Apple Quietly Fills in Some iPad Blanks

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But what about the other questions I posed? Apple remains mum. As a refresher:

  • Ability to save documents and transfer them to and from the iPad: Apple's descriptions continues to suggest that documents are stored within apps' private space on the iPad, meaning they are not available for independent syncing or accessible through a traditional folder system. Instead, it appears that email and perhaps MobileMe and iTunes are the only conduits for file exchange you can count on, although perhaps one of the many iPhone file-sharing apps will be adapted for the iPad. Also, the iPhone Explorer utility will perhaps work with the iPad to let you work with its files directly from your Mac or PC.

  • Security support such as VPN and configuration profiles: Apple remains silent as to whether the iPad will have the same security and management capabilities as the iPhone and iPod Touch. These are critical to gaining network access at many companies.

  • Support for non-Apple video services such as Netflix: It remains unclear whether Apple will permit services such as Netflix and Hulu to provide iPad apps for viewing TV and movies from those services. Rumors have circulated for about six months that such apps were imminent, but none has yet appeared. There have also been plenty of rumors that Apple won't allow such apps in an attempt to block competition for its iTunes video rental and sales service. (However, there is a Wi-Fi-only playback app for the Slingbox service available for the iPhone, and AT&T recently dropped its objections to that app running on the AT&T 3G network.)

  • Support for videoconferencing: Although the iPad has no video camera or even a still camera, it's possible a hardware maker could come up with a plug-in device. But if it did, would Apple let it function on the iPad? Apple blocked audio-recording plug-in hardware for earlier-generation iPod Touches, so there's precedent for that suspicion.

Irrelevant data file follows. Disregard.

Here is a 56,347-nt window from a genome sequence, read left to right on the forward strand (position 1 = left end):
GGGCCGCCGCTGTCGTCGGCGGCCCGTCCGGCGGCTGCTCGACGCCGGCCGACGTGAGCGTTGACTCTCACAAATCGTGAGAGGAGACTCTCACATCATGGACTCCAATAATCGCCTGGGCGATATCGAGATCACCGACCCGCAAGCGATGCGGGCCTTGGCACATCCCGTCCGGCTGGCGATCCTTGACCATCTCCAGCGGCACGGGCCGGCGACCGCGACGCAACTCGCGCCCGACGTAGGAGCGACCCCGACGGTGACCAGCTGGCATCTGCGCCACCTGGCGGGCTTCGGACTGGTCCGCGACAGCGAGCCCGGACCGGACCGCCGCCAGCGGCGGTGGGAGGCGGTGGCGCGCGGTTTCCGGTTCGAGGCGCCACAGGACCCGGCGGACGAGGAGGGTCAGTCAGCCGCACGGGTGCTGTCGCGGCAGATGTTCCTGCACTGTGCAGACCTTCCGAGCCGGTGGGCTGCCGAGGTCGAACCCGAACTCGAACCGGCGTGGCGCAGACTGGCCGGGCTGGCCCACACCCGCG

• Support for storage upgrades: Again, no word from Apple. But its iPhone and iPod Touch's flash storage can't be upgraded, so it's unlikely the iPad's can, either.

  • Ability to run multiple apps simultaneously: Here too Apple has been mum, but nothing it has shown suggests the iPad can run multiple apps simultaneously. Instead, like the iPhone and iPod Touch, the iPad appears to switch among apps, relying on them to save their state so that they can resume where they left off upon your return. (To be technical about it, Apple does support limited simultaneous app execution for some of its own apps; for example, you can listen to music or get appointment alerts while running other apps.)

  • Support for Adobe Flash: Apple has all but said it has no intention of supporting Flash on the iPad, iPhone, or iPod Touch. CEO Steve Jobs has made his dislike of the Adobe technology clear multiple times, so this omission seems quite intentional. Apple is now touting the iPad's support of HTML5 video and audio capabilities in the Safari Web browser, indicating Apple will rely on this emerging standard instead of proprietary technologies such as Flash and Microsoft's Silverlight.

So where does this leave people interested in the iPad as a device that can mix business with pleasure? Still in limbo -- but it's good to know you can access Exchange email and use the iWork Pages app to open and export Microsoft Word files. These basic capabilities at least keep hope alive that the iPad might have utility as a business traveler's quick-trip companion. Stay tuned!

This story, "Apple Quietly Fills in Some iPad Blanks" was originally published by InfoWorld.

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